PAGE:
1

If you're saying it took you too long to find the book, try Hofstadter's Law: It always takes longer than you expect, even when you take into account Hofstadter's Law. If you just want to point out that the universe works in weird ways, you can say Finagle's Law: The perversity of the universe always tends toward a maximum.


0


2

Pilot was at first the word for the helmsman of a boat and then transferred to the pilot of an aeroplane. See etymonline.


3

I would say the the word multitude makes sense in this context, being defined as: multitude (noun) A large number of people or things. However, in this sentence I think that the use of "vast" is a tautology, and you should use one or the other; rather, one or the other will suffice. Source: Oxford Dictionaries Online


0

Both of the options are grammatically correct but the first one is in my opinion slightly more colloquial. I would also be tempted to reiterate the word option as in: You can choose either option A or option B. Of course there are situation where one or the other will have slightly different connotations. For example if you say You can have either ...


0

The top of your body excluding your head is upper torso and the lower part of your body below your waist is the lower torso.


4

To specifically divide a (human) body you would need to draw a plane. The plane you are referring to is called transverse, axial or horizontal plane (they are synonyms). You can't go wrong if you say that this plane divides you into superior and inferior part (those are used as directions in the body). Cranio-caudal is also used to refer to direction in ...


1

From an etymological standpoint, verbal means 'pertaining to words' and oral means 'pertaining to the mouth'. The two can have different meanings in some cases (e.g. the other connotations of oral) but overlap in their common usage to mean spoken word. In this meaning, the two are synonymous and used interchangeably, as reflected by Oxford's definition of ...


3

Oral and Verbal: ( grammar.about.com) The adjective oral means pertaining to speech or to the mouth. The adjective verbal means pertaining to words, whether written or spoken (though verbal is sometimes treated as a synonym for oral). Usage notes: Oral communication is speech, conversation. Verbal ability is one's skill with words, ...


1

From an American English speaker's point of view, I would have phrased your second sentence as, "She and her husband had a perverse plan to spread cannibalism to others." To use perverted in a non-sexual sense but in a common comparative sentence, consider the following sentence. "The local culture of sharing burdens among the village was perverted by the ...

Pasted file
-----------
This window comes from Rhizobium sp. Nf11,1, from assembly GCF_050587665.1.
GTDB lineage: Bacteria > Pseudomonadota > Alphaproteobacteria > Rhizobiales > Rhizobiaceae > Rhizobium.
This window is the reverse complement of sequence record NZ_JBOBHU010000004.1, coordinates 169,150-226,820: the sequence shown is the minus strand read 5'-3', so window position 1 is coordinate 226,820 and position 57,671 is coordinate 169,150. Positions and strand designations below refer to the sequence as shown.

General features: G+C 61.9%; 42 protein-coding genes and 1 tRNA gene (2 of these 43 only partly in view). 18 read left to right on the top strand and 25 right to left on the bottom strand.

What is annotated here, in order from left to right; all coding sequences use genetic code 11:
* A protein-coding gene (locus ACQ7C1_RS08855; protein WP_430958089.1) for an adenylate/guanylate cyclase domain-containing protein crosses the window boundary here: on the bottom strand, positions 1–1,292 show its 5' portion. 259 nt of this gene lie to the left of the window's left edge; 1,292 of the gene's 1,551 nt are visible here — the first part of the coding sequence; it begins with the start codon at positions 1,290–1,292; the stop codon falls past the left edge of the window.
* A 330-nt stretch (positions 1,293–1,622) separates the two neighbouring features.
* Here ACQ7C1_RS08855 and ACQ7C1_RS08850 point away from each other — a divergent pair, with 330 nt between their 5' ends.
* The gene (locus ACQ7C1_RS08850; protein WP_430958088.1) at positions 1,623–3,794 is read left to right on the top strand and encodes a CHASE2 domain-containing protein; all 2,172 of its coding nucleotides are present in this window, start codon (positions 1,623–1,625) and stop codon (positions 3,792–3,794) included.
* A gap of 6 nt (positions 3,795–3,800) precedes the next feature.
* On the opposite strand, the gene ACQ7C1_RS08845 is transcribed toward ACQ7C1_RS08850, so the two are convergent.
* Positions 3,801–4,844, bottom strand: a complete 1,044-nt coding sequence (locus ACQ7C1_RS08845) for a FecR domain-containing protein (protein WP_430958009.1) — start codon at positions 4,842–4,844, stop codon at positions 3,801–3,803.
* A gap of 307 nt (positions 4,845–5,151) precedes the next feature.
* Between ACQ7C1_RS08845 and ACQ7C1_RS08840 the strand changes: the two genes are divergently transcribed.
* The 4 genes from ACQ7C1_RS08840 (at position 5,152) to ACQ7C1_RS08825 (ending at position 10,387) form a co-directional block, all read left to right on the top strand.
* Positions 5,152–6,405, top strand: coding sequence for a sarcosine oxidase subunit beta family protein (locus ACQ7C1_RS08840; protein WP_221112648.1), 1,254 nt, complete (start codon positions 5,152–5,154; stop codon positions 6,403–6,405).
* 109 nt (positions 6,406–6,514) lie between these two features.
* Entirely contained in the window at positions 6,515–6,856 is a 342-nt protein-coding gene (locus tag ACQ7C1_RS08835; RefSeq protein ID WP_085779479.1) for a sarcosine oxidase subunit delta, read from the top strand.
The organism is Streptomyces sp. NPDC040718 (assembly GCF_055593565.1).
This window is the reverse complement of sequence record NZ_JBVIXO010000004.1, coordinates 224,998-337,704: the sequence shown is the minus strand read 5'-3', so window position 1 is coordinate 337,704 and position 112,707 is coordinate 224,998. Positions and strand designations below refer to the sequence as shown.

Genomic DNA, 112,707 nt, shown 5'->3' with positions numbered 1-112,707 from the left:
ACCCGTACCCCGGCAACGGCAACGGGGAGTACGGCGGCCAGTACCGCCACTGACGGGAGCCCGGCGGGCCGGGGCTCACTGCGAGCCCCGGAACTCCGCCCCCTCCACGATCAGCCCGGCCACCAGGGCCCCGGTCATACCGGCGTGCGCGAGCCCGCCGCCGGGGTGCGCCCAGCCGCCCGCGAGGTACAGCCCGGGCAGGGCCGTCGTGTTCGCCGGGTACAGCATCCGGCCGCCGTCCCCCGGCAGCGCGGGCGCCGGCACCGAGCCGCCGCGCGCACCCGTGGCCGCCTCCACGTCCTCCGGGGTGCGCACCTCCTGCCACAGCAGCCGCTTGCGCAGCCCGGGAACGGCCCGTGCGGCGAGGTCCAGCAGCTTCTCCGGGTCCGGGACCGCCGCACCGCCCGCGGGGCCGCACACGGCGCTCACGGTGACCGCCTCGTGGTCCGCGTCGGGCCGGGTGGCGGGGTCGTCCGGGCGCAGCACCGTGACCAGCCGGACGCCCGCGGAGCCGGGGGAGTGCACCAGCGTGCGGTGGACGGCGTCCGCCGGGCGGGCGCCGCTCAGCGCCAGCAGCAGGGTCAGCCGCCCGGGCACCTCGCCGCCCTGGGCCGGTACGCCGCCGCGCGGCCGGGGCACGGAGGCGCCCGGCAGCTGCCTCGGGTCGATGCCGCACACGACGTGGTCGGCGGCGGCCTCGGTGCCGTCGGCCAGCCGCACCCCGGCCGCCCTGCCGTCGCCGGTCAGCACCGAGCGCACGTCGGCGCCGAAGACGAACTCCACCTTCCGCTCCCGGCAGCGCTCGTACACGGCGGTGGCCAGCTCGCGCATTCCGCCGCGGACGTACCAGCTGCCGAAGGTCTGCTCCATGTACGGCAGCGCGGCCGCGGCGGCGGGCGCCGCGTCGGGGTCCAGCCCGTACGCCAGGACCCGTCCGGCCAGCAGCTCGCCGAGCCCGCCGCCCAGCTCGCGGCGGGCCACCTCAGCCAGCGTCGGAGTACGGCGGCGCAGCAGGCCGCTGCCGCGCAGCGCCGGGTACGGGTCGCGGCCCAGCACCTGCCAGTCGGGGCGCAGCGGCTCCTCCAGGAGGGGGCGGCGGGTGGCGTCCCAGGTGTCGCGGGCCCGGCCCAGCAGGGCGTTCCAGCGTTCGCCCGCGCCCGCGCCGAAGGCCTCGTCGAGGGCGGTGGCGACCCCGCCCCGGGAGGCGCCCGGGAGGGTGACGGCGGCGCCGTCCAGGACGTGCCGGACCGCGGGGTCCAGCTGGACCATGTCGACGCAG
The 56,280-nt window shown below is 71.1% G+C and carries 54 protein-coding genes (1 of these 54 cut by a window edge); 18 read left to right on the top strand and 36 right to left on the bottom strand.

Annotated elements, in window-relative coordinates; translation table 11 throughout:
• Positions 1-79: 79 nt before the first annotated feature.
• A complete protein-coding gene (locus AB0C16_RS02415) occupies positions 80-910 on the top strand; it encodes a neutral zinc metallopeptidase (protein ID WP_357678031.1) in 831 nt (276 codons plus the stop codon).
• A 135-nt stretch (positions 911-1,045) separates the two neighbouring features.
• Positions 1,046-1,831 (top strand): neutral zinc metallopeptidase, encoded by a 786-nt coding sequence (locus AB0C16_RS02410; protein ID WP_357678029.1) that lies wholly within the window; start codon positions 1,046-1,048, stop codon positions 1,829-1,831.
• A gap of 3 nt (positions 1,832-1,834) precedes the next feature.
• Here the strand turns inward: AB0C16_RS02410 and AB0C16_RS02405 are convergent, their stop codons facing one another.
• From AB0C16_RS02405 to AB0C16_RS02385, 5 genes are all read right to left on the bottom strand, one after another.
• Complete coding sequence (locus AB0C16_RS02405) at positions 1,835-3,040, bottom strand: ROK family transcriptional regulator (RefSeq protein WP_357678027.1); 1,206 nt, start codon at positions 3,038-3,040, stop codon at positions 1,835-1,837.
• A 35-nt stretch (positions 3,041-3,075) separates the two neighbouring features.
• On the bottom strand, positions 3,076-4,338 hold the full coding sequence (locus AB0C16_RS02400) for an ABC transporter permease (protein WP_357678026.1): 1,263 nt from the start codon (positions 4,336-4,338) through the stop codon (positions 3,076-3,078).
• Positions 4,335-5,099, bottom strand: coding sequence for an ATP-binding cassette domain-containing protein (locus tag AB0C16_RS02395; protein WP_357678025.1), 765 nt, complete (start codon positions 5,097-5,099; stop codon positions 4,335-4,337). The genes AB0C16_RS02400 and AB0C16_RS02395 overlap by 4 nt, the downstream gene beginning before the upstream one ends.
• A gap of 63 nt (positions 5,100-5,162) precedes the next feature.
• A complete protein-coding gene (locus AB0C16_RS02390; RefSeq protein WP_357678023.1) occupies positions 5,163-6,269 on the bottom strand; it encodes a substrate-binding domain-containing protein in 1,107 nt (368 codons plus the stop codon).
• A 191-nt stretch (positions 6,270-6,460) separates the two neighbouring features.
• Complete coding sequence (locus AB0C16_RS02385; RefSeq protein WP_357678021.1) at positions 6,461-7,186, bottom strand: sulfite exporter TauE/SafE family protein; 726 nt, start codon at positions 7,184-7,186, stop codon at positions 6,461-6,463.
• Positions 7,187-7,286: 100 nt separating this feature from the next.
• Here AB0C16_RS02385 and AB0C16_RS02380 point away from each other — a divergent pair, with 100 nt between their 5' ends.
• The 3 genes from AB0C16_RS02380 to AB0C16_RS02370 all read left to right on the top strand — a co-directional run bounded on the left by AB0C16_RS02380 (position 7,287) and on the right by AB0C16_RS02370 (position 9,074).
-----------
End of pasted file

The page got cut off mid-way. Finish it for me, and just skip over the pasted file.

0

Small/large refer to size. One number is not smaller than another unless you are talking about font size. 2 is less than 1. You would use "lesser" in cases where "greater" would be appropriate in the reverse. 5 is greater than 4, so 4 is lesser than 5. But it would also be appropriate to say 4 is less than 5. Regarding debt, a debt of $2 is greater than a ...


0

It is not grammatically incorrect, although there is a lot of opposition to its use. Usually it is (in my humble opinion falsely) maligned as being non nutritional filler; ungraceful noise used to fill the period before someone is really ready to speak. What is probably irking you, is that you're hearing "so" as a conjunction apparently missing it's former ...


0

Actually, you're quite right about the ambiguity inherent in the word sorry. If you wanted to avoid the ambiguity, you can consider using the word sympathise in place of "sorry" when you want to connote that you don't feel personally responsible for the adverse outcome. Example: "I heard about you losing your job and I completely sympathise." Note that ...


0

It would help if you told us in what context you wish to use the word "corpus," but it's probably a bad idea to use it to mean an amount of money. The word is a legal term of art for the property held in an estate or trust. That's all property, real and personal, which includes many more categories than money. For a definition that the Internal Revenue ...


0

I don't know if it is a better use of sorry, but in the first way of using sorry, you can use upset instead. Example: "I'm really upset that your letter was lost in the mail."


0

It will be 'deliver'. Mindie has... strategies to maintain...and [to] deliver...service. The to before deliver is absent, but the verb remains an infinitive.


1

To my ear, either is fine depending on your meaning: 'Mindie has also cultivated strategies to maintain customer and distributor relationships and deliver extraordinary customer service' conveys that Mindie's strategies both maintain relationships and deliver customer service. 'Mindie has also cultivated strategies to maintain customer and distributor ...


-1

"none of them was" is correct as "none", when it stands for not-one, is considered to be singular. I think the confusion arises due to placement of "was" next to "them"; but "none" remains the subject in the sentence.


2